Lemonade (LMND 9.70%) has achieved tremendous success with its disruptive approach to insurance. But there's a natural question shareholders often ask: "What is to stop one of the massive insurance giants from copying Lemonade's business model?"
In this interview, recorded on Nov. 29, Fool.com contributor Matt Frankel asks Lemonade co-founder and co-CEO Daniel Schreiber that exact question.
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Matt Frankel: You just mentioned State Farm, so on that note, what would prevent a State Farm from replicating your business model?
Daniel Schreiber: I chuckle. Where to begin? We've learned a lot of respect for incumbents like State Farm. I laugh not because they're not tremendous companies with great heritage led by fabulous people, they are all of those things, but because the challenges that they face in the 21st century are incredibly tough, may even be insurmountable in the long term.
If you own State Farm or Allstate, any of these companies with "state" and "farm" in their name, you have tens of thousands of brokers. You took the job as the CEO thinking that that was a tremendous asset and a defensible barrier to competition, and now you're wondering whether that asset isn't really a liability in the era of direct to consumer digital distribution, and then you've got channel conflict and you can't really go digital and it's holding you back rather that propelling you forward. You were told all these wonderful stories about the technology that you built up since the 1980s, and now you come in and you realize that this is just an albatross around your neck.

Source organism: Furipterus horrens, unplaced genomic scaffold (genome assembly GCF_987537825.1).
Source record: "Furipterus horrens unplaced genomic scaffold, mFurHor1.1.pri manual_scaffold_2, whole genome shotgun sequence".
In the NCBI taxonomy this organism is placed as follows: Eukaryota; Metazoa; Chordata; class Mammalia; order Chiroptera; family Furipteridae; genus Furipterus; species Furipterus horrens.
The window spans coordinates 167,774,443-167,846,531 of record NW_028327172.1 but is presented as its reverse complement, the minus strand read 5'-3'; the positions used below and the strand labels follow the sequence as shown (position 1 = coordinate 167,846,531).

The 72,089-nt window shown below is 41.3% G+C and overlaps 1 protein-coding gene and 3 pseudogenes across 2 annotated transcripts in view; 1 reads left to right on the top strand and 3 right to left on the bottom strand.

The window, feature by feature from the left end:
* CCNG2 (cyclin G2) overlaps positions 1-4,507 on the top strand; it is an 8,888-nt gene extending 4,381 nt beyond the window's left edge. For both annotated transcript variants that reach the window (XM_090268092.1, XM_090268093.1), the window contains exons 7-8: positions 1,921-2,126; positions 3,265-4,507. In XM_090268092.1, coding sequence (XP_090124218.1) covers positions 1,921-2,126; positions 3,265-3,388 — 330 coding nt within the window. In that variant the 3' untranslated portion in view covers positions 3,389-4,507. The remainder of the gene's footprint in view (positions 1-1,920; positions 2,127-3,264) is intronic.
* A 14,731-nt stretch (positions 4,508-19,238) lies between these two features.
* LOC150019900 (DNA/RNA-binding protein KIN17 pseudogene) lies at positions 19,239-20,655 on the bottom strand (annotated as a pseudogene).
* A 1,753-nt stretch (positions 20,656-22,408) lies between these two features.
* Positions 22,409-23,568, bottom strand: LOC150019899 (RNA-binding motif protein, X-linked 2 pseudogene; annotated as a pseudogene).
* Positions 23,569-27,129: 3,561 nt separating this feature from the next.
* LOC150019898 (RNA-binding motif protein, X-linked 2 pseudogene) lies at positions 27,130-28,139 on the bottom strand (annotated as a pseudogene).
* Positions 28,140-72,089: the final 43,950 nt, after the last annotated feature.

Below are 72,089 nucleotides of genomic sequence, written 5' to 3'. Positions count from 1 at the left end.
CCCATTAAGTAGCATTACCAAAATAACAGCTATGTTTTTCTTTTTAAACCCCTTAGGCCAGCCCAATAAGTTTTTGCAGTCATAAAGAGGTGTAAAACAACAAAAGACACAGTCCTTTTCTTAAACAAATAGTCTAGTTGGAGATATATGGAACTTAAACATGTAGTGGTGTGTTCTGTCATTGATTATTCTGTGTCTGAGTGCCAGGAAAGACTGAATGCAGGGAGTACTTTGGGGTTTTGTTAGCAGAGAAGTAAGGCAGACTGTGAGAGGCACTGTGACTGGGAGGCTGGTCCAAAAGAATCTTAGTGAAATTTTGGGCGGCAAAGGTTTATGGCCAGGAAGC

What you want is a black box, what you've got is a black hole and you keep pouring money into it and nothing really good comes out of it. You spend decades grooming your team for legacy preservation because you're a 200-year-old company and you thought that the going was good and it would continue that way, and suddenly you're faced with digital disruption and the need for business transformation and you just don't have the culture, you don't have the people.
Frankly talking to investors, you don't have the investor base. I've spoken to some CEOs with the largest companies who see the writing on the wall. They say to me these amazing sentences like, "Daniel, I fancy your chances more than fancy my own," which is a stunning thing to hear from some of the largest in terms of the world. When you spend time with them, you understand that even though they know what needs to be done, it would be a huge disruption to their existing business and they won't get support from their shareholders because they have shareholders who don't read The Motley Fool.
They've got shareholders who are these large institutions that just want their stable 5% dividend year in year out and will not support strategies that involve transformation. They are hemmed in from their culture, from their technology, from their shareholders. It's the classic innovator's dilemma.